Once again, the Loire Valley ranks top in my must-visit list for wines and also for castles. There are approximately 71 castles to visit in this region. Each one is wonderfully well-kept. Many of them are owned by families who live there during the year and open their royal doors on weekends. Castle owners need to be passionate, because castle living involves lot of hard work and a large cash investment.
There are hundreds of private castles that are not open for visiting, as well. When you drive in the Loire Valley countryside, you can see a few of them secretly kept in the middle of a private park or hidden behind old stone walls. Inside, the interior is generally modern, and the families live normally.
The Ladies’ Castle, that's its surname. Chenonceau is the most well-kept, peaceful and popular of all the castles visited in the Loire Valley. It is perfectly furnished and always looks young and pure year after year. I love it.
It was designed by a woman, Katherine Briçonnet, and built in 1513 under her supervision. Through the centuries, it was embellished and well maintained by women including Diane de Poitiers, Catherine de Médicis and Louise Dupin.
Opening hours : Every day, see the Chenonceau official website for hours.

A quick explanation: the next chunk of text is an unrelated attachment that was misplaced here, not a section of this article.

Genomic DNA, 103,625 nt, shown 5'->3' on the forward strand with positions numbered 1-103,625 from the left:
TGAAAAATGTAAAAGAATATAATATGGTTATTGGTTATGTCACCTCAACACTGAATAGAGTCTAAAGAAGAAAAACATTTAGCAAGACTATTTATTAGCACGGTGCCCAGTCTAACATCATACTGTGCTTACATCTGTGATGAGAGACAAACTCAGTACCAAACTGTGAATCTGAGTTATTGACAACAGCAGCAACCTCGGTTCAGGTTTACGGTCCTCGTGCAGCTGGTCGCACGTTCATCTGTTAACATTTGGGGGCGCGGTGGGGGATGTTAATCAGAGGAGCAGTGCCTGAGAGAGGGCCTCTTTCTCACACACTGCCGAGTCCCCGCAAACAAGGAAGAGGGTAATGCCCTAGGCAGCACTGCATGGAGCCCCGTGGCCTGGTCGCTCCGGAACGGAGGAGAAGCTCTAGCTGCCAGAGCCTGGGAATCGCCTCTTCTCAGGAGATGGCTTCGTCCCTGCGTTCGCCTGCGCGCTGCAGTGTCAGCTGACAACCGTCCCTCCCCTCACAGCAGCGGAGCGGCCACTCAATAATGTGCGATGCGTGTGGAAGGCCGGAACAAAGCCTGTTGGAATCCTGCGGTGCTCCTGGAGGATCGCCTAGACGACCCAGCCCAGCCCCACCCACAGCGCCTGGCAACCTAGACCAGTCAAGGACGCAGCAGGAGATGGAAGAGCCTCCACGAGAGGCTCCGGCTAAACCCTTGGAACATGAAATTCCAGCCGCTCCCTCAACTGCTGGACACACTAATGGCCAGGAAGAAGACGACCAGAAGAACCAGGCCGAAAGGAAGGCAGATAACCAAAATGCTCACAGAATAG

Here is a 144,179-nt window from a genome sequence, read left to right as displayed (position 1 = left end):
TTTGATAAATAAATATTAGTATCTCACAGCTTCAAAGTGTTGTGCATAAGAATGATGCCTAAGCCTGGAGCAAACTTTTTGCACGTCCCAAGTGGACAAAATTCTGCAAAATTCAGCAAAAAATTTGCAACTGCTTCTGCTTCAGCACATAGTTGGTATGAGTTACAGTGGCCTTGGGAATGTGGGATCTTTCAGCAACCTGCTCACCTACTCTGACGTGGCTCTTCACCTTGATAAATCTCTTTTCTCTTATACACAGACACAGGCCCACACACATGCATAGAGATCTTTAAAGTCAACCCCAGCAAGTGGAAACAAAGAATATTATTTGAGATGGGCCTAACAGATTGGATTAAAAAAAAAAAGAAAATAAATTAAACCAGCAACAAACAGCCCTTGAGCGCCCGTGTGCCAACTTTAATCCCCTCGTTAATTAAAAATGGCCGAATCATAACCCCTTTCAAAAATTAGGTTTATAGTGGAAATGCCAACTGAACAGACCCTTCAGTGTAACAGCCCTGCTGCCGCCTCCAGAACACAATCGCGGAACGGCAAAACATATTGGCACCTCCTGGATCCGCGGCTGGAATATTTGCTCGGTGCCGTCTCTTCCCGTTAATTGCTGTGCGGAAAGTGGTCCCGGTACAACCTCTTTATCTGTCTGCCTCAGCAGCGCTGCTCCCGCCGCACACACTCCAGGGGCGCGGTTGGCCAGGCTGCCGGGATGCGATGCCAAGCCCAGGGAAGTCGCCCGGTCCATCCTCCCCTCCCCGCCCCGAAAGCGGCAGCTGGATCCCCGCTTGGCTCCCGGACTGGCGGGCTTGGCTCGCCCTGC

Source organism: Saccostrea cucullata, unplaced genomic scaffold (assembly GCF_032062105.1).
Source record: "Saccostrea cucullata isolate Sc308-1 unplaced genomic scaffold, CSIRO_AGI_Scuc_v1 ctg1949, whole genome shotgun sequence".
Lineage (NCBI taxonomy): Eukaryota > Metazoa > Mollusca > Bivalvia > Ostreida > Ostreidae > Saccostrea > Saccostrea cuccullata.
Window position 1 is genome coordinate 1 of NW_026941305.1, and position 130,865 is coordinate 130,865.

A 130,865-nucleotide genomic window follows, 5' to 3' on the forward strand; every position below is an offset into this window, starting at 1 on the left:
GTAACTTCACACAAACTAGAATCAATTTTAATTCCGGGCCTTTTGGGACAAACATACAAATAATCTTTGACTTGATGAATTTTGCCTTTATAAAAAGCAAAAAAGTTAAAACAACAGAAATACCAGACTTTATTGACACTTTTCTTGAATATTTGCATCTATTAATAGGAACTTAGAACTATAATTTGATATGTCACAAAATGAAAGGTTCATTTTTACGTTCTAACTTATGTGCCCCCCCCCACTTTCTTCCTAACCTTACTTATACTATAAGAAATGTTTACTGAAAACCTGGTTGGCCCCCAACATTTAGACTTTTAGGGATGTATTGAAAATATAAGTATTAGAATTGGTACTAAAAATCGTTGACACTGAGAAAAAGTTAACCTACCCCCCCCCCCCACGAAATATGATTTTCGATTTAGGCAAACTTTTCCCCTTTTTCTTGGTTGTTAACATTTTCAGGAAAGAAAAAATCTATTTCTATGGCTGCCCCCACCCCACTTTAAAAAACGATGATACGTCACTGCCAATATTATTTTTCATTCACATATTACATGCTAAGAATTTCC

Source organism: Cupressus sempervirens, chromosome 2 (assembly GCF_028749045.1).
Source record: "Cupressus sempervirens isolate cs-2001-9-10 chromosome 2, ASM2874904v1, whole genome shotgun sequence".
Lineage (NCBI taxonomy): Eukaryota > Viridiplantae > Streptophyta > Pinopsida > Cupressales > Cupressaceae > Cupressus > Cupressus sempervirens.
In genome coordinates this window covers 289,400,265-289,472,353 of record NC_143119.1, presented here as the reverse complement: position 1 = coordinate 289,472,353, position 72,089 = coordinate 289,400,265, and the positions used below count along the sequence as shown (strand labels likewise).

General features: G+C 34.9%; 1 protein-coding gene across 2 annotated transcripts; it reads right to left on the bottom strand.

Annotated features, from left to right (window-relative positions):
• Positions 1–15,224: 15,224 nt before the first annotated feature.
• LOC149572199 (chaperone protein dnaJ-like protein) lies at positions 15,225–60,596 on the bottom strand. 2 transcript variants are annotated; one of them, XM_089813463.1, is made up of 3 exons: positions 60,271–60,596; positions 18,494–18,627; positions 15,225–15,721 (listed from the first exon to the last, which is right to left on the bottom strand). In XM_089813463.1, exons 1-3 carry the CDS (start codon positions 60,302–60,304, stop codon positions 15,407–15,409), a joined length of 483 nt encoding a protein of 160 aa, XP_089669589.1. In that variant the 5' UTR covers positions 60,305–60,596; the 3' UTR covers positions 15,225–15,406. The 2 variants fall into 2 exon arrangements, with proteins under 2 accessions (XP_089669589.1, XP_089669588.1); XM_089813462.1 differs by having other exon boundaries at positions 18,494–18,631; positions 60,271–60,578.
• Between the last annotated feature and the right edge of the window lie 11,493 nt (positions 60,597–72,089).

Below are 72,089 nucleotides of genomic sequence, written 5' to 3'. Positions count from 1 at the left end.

The Brissac family still owns the castle. It is located in the village of Brissac. The park is adorable, and the anjou-village is red. Awesome.
Image by Brigitte Hersant
Opening hours : see the Château de Brissac official website.
An architectural jewel in the middle of a romantic lake.
Opening hours : see the Château d'Azay-le-Rideau official website.
4. Le Plessis-Bourré
Jean Bourré had the castle built in 1468. The man was an alchemy geek of the time, and the interior of the castle is very funny, with magic symbols and witchcraft imagery of the Early Renaissance painted on the ceiling of the Alchemy room.
Image by Brigitte Hersant
Opening hours: see the Le Plessis-Bourré official website.
This massive fortified castle from the Middle Ages looks original, compared to every other castle of the region. A real knights and princesses castle! You can visit the inside gardens, walk on the top of the defence walls and have a snack in one of the best bakeries just outside the castle.
Image by Brigitte Hersant
Opening hours: see the Château d'Angers official website.
6. Villandry gardens and the autumn feast
Among all castle gardens, the gardens of Villandry are the most representative of the French gardening style.
Don't miss the Kitchen Garden Days festival on the last weekend of September. The Villandry gardeners offer vegetables and fruits from the castle to the visitors, and organize activities for children and adults around the hobby of gardening. It’s a very nice atmosphere and a great way to meet people.
Opening hours : see the Château Villandry official website.
The Castle of Amboise offers a gorgeous panorama over the River Loire. In the evening, the sunset reflects in the running water and on the white limestone walls of the monument: breathtaking.
It is also well known for having been the last home of Leonardo da Vinci. Stop a few hours there; you won’t regret it!
Opening Hours: Amboise Royal Château official website.
For more information on how to travel in the Loire Valley: Loire-Chateaux